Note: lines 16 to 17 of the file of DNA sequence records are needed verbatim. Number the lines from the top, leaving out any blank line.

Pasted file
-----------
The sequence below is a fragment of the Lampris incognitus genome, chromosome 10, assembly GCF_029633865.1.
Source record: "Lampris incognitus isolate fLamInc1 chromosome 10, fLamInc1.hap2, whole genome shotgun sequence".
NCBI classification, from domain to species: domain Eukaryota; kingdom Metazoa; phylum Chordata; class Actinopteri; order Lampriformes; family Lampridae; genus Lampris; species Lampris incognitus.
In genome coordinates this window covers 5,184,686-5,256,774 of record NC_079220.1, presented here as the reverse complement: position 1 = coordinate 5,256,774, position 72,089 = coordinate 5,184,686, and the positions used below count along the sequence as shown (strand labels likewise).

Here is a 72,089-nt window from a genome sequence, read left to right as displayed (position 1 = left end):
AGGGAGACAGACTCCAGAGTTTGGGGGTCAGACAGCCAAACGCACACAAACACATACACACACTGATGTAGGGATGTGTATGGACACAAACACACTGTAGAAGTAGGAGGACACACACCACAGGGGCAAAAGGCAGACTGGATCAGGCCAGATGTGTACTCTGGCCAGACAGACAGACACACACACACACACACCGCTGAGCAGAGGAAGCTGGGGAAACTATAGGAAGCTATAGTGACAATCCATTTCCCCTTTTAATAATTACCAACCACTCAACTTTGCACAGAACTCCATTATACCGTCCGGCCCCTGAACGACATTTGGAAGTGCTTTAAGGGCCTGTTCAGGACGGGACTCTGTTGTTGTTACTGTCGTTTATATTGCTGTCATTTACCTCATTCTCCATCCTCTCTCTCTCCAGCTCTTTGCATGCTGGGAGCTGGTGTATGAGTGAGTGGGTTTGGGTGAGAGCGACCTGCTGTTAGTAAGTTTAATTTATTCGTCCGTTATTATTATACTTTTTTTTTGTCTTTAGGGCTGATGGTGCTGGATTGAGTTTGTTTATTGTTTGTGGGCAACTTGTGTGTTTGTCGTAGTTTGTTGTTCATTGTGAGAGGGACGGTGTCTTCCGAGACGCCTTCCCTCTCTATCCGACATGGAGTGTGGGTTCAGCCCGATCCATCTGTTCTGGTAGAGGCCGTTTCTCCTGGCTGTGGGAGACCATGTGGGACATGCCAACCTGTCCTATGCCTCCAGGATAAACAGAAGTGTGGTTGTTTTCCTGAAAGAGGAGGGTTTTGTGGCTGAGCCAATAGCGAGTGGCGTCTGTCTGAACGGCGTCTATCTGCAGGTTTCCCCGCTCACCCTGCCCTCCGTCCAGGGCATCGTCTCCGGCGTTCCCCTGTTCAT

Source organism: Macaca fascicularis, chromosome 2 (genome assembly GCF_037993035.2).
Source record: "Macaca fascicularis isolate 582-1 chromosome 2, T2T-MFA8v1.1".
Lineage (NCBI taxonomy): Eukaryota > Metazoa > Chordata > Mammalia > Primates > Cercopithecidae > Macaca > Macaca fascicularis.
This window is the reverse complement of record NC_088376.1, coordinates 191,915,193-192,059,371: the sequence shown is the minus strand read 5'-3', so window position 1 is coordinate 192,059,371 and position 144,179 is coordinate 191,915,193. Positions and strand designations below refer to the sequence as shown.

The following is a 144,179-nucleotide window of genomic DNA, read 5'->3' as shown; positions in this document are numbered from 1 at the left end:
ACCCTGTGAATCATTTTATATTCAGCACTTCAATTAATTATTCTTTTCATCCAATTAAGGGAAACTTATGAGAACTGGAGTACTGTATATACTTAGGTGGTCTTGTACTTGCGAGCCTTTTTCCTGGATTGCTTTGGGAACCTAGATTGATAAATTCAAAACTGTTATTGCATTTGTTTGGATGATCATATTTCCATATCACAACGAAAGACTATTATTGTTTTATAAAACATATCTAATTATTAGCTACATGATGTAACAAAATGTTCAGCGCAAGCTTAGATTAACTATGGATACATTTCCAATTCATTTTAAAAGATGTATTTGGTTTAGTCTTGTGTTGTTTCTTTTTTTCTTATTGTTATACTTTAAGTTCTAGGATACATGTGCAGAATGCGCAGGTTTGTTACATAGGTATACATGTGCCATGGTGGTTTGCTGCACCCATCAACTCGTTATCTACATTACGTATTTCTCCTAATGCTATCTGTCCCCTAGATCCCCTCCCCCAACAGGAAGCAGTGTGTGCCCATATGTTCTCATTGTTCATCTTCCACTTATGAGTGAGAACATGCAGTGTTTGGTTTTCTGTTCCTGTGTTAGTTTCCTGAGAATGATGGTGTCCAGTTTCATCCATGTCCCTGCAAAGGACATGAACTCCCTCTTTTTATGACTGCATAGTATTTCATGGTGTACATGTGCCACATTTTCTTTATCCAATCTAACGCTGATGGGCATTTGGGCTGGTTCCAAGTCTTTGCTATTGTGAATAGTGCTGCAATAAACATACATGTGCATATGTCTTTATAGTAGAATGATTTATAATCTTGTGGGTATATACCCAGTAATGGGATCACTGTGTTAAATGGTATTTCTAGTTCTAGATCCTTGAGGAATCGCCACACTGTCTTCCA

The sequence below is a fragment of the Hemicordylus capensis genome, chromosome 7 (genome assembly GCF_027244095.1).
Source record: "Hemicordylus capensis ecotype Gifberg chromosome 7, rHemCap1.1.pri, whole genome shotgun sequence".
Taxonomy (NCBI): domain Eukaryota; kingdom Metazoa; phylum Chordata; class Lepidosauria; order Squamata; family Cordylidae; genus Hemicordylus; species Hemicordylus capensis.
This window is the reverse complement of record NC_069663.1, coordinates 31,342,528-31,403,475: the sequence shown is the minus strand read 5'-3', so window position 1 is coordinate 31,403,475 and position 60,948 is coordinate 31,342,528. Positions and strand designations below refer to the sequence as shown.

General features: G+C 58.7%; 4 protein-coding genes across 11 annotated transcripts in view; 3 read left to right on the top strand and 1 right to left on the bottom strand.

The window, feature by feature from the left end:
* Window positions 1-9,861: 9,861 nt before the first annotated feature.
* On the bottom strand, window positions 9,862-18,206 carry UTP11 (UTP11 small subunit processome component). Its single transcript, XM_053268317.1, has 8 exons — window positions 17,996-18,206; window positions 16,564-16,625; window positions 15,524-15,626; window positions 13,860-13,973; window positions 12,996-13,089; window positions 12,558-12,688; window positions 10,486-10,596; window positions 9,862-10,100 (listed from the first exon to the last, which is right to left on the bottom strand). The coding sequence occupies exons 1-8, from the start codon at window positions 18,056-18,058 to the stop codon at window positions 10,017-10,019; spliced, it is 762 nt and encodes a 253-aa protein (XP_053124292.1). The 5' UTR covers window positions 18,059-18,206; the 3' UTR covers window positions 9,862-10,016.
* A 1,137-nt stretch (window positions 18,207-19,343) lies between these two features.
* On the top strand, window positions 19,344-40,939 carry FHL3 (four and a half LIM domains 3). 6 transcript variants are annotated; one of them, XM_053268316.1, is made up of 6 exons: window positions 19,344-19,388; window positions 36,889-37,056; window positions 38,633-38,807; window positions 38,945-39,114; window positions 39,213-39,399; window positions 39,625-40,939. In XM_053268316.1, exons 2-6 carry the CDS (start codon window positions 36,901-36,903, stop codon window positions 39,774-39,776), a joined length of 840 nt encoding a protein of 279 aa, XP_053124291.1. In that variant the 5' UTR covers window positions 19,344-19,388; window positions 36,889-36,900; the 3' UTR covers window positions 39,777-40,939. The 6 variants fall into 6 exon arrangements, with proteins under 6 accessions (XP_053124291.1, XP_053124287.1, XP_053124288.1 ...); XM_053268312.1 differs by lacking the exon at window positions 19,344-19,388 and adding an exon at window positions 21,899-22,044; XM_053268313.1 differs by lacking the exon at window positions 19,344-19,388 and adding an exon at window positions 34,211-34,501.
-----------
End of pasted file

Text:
This window is the reverse complement of record NC_069663.1, coordinates 31,342,528-31,403,475: the sequence shown is the minus strand read 5'-3', so window position 1 is coordinate 31,403,475 and position 60,948 is coordinate 31,342,528. Positions and strand designations below refer to the sequence as shown.

General features: G+C 58.7%; 4 protein-coding genes across 11 annotated transcripts in view; 3 read left to right on the top strand and 1 right to left on the bottom strand.